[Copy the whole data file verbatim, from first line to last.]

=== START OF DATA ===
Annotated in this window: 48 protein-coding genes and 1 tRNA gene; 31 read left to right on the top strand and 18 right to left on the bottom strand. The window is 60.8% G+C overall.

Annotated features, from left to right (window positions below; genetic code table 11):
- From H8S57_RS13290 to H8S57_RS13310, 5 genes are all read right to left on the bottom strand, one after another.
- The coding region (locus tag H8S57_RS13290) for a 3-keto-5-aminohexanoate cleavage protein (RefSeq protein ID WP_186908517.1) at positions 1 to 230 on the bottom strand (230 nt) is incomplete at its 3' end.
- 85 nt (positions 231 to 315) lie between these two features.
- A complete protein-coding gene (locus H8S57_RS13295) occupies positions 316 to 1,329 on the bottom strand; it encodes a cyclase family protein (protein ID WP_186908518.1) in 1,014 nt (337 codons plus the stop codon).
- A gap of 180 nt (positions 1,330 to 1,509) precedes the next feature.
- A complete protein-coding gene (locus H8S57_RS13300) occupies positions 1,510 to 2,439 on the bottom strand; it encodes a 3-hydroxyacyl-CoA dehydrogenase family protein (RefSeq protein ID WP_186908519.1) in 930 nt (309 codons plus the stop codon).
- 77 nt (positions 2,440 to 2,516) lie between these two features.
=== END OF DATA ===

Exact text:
Annotated in this window: 48 protein-coding genes and 1 tRNA gene; 31 read left to right on the top strand and 18 right to left on the bottom strand. The window is 60.8% G+C overall.

Annotated features, from left to right (window positions below; genetic code table 11):
- From H8S57_RS13290 to H8S57_RS13310, 5 genes are all read right to left on the bottom strand, one after another.
- The coding region (locus tag H8S57_RS13290) for a 3-keto-5-aminohexanoate cleavage protein (RefSeq protein ID WP_186908517.1) at positions 1 to 230 on the bottom strand (230 nt) is incomplete at its 3' end.
- 85 nt (positions 231 to 315) lie between these two features.
- A complete protein-coding gene (locus H8S57_RS13295) occupies positions 316 to 1,329 on the bottom strand; it encodes a cyclase family protein (protein ID WP_186908518.1) in 1,014 nt (337 codons plus the stop codon).
- A gap of 180 nt (positions 1,330 to 1,509) precedes the next feature.
- A complete protein-coding gene (locus H8S57_RS13300) occupies positions 1,510 to 2,439 on the bottom strand; it encodes a 3-hydroxyacyl-CoA dehydrogenase family protein (RefSeq protein ID WP_186908519.1) in 930 nt (309 codons plus the stop codon).
- 77 nt (positions 2,440 to 2,516) lie between these two features.